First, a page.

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Godless: How an Evangelical Preacher Became One of America's Leading Atheists Paperback – September 1, 2008


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Product Details

  • Paperback: 392 pages
  • Publisher: Ulysses Press (September 1, 2008)
  • Language: English
  • ISBN-10: 1569756775
  • ISBN-13: 978-1569756775
  • Product Dimensions: 1 x 5.5 x 8.2 inches
  • Shipping Weight: 14.9 ounces (View shipping rates and policies)
  • Average Customer Review: 4.3 out of 5 stars  See all reviews (214 customer reviews)
  • Amazon Best Sellers Rank: #53,090 in Books (See Top 100 in Books)

Editorial Reviews

Review

Conversions on the road to Damascus are for those who hear voices and fall prey to delusions and who would be better off seeking professional help. Much more valuable in the human story are the reflections of intelligent and ethical people who listen to the voice of reason and who allow it to vanquish bigotry and superstition. This book is a classic example of the latter.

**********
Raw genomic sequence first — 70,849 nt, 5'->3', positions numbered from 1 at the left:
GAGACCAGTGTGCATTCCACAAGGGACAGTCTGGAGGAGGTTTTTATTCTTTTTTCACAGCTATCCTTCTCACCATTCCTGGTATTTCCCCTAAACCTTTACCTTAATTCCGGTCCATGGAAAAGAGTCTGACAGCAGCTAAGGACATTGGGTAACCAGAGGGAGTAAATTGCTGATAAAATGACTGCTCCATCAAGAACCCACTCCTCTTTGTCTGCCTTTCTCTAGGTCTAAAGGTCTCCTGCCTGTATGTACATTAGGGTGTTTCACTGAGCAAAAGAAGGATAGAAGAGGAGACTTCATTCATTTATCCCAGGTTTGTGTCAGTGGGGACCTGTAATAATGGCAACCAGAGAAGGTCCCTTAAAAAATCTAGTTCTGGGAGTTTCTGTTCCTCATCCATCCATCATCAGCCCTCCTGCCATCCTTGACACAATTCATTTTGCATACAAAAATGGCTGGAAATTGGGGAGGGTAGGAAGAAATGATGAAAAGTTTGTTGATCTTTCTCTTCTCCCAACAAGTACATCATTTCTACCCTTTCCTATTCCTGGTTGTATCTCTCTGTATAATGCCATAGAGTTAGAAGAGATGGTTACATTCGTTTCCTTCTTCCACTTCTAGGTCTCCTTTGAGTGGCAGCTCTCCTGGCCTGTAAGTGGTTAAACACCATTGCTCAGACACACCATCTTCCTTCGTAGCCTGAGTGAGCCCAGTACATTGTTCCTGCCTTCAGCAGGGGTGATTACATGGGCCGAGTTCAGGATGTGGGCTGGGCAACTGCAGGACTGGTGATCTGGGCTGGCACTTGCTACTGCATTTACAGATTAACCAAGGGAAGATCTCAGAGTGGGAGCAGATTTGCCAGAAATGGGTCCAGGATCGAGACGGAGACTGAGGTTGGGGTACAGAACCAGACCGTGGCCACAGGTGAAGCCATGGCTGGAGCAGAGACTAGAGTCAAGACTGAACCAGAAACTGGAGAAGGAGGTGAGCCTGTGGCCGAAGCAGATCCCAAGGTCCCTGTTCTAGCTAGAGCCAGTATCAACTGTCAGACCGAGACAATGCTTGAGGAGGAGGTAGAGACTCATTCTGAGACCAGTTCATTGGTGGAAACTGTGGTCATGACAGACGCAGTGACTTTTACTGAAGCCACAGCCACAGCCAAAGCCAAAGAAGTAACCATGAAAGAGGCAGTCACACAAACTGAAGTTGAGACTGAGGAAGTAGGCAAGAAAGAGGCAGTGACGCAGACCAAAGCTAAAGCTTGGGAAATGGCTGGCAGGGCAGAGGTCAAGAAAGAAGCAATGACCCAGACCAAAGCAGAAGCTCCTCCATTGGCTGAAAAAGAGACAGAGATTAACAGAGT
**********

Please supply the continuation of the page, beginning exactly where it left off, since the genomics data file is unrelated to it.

—Christopher Hitchens, author of God Is Not Great: How Religion Poisons Everything

I think Godless is fabulous. It came on Friday, and I spent much of the weekend reading it. It was a revelation to me. Others have made the journey ('faith to reason,' childhood to growing up, fantasy to reality, intoxication to sobriety -- however one likes to put it), but I don't think anyone can match the (devastating!) clarity, intensity, and honesty which Dan Barker brings to the telling. And the tone is right all the way through -- not belligerent or confrontational (as is the case with so much, too much, of the literature on this subject—on both sides). I think Godless may well become a classic in its genre.

—Oliver Sacks, Musicophilia: Tales of Music and the Brain

Atheists are the last of the minorities in America to come out of the closet, and like other civil rights movements this one began with leaders like Dan Barker and his Freedom from Religion Foundation defending the civil liberties of godless Americans, who deserve equal protection under the Constitution. In his new book, Godless, Barker recounts his journey from evangelical preacher to atheist activist, and along the way explains precisely why it is not only okay to be an atheist, it is something in which to be proud.